No, I’ll never go back to the Tonga I know. Because I’ll never be going back to that life. If I ever go back, the people will be different, I won’t have my dogs, I won’t have the house. I’ll never (be able to) return to that life, and I’m completely at peace with that. Although it does certainly make me sad at times.
However, never say never. I may end up going back to Tonga in the next few years. I’d certainly like to. But it definitely won’t be the same as before.
I will never forget my time in Tonga. I was extremely lucky to have gone through what I went through. Sure, it was tough. A lot of the time it was really tough. But a lot of the time I was living in one of the most incredibly beautiful places in a life I will never get the chance to experience again.
I’ve certainly taken some life lessons from my time in Tonga. The most important of which is probably to chill out. Give yourself time. And enjoy life.
What Will You Do Now?
I’m still waiting for China to open back up and for tourism to North Korea to resume. In the meantime, I’ve got lots of side gigs – such as writing these blogs and making vlogs on YouTube. Plus, I’m still studying at a university in London now too. So I’m fixed in the UK for a whole year…
Something I never thought I’d say!
Entering A Covid World After 18 Months: What’s Life Like in a Pandemic?
Well, I’m sure you all know the answer to this way better than I do. I’ve been in the UK for almost two months now (how time flies) and everyone else has almost been through it for 2 years.
I wish I had some kind of interesting story to tell you about how it is getting used to the pandemic… How I broke down at the site of masks or all the social faux pas I committed. But honestly – and I’m sure everyone knows this now – you just get used to it.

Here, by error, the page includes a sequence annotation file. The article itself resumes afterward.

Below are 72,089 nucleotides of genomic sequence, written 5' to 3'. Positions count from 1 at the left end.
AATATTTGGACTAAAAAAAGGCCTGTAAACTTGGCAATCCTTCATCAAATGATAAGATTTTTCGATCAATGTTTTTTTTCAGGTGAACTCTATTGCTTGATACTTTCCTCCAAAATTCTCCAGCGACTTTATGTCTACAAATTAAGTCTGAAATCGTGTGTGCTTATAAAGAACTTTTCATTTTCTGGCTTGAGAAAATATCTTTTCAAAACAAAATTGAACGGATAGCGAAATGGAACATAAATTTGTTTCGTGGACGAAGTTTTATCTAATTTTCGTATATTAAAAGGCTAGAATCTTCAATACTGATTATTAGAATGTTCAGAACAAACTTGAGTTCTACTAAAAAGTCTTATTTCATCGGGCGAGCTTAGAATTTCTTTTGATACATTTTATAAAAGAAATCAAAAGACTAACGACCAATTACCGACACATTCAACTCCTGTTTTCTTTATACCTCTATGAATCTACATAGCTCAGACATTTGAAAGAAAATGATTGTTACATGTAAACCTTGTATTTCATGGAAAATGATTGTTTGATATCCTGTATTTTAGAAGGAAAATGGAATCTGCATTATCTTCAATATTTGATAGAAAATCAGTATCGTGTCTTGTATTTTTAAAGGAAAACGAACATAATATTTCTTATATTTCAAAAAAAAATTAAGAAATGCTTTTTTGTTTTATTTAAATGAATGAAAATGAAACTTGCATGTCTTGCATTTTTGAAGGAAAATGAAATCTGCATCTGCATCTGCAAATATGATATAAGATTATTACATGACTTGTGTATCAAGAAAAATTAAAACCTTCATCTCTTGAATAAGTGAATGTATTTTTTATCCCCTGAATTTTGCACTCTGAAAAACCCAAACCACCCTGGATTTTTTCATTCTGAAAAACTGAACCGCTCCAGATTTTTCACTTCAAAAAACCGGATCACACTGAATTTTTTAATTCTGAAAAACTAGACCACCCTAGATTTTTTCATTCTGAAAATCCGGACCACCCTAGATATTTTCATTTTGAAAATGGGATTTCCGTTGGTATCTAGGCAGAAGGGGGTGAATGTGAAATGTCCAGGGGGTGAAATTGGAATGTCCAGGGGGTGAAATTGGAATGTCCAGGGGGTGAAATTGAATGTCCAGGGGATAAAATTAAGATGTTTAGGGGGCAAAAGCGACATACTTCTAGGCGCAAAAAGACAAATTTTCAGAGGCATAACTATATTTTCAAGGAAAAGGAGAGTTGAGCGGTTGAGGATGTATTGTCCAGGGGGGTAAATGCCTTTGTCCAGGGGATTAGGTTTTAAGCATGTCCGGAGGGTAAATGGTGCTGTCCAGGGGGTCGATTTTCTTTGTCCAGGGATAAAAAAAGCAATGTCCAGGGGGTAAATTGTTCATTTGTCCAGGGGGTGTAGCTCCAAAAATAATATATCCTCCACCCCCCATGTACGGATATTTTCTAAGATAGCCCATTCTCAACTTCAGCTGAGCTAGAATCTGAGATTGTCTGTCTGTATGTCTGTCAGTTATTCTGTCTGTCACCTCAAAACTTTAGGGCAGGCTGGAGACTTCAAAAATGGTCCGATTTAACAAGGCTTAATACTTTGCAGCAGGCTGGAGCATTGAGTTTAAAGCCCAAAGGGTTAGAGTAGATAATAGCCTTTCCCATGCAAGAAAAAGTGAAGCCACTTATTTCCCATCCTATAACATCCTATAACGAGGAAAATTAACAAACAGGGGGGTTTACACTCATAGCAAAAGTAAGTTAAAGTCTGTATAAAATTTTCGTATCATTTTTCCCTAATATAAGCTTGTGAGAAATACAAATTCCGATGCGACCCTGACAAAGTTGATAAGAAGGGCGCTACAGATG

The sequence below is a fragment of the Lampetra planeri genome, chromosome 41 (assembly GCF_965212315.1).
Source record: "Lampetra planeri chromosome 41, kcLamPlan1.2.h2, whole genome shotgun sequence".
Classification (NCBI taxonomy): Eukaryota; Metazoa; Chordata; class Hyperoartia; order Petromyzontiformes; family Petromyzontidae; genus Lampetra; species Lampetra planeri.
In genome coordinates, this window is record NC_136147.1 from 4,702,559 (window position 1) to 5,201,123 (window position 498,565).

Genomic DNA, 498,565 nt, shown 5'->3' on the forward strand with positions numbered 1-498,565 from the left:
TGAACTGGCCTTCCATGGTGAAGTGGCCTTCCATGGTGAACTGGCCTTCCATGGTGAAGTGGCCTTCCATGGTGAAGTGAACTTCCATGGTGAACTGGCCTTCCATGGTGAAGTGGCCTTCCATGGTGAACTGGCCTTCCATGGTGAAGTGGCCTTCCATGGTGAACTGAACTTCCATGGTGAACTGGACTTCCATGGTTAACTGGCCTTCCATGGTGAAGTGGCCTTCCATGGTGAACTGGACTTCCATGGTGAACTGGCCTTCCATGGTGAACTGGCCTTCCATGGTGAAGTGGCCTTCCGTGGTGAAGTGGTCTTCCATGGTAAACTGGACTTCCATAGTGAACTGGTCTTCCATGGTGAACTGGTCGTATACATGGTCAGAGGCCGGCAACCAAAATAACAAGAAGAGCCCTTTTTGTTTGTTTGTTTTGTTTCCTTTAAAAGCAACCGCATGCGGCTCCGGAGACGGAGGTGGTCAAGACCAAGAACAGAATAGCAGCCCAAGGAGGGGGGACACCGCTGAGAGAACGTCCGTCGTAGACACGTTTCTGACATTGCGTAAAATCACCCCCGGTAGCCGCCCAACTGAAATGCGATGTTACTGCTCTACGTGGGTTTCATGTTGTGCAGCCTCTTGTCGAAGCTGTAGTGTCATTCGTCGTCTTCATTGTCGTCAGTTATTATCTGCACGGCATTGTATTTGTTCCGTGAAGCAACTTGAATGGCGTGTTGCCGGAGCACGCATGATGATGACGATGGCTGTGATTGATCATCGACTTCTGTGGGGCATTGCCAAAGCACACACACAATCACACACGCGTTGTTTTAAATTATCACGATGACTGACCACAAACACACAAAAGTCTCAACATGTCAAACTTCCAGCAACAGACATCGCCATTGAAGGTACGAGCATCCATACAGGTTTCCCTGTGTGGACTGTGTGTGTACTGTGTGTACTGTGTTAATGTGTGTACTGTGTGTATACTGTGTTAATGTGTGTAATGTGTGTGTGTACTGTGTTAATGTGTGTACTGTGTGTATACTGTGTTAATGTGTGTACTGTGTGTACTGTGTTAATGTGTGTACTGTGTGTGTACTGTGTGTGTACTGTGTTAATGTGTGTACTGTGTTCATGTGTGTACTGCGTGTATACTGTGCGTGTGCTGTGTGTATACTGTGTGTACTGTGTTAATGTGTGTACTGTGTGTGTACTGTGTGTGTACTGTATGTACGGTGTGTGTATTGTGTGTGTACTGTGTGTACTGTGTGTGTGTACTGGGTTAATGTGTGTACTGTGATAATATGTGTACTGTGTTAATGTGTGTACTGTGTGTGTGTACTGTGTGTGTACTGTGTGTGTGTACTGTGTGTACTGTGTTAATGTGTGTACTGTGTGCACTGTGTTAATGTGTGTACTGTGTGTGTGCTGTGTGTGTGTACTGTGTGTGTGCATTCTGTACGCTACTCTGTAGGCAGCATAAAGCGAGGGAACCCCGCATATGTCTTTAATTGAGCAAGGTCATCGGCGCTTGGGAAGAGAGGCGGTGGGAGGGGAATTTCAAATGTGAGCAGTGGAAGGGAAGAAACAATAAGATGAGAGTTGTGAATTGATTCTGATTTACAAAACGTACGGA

People continue to talk to me about how difficult life with COVID must be, how difficult it is to get used to it and everything. I really thought it would be tricky at first – but actually, you just get on with it, don’t you?
Me getting used to life in a pandemic is exactly the same as everyone else. There are some things that are annoying, some things you get used to, some things that are constantly changing – but at the end of the day I’m pretty flexible and adaptable anyway. And haven’t found getting used to this life too tricky at all.
Plus, I’ve come back to the UK at a very interesting time. People here seem to have forgotten entirely about COVID and it isn’t really a big part of life anymore. People should still wear masks, but they generally don’t. No one is social distancing. And I’ve been clubbing and been to football games with thousands of people…
It’s kind of business as usual.
It’s weird to say but I think I was affected more by COVID in Tonga than I am back here in amongst it. After all, if it weren’t for COVID, I wouldn’t have been in Tonga for 18 months!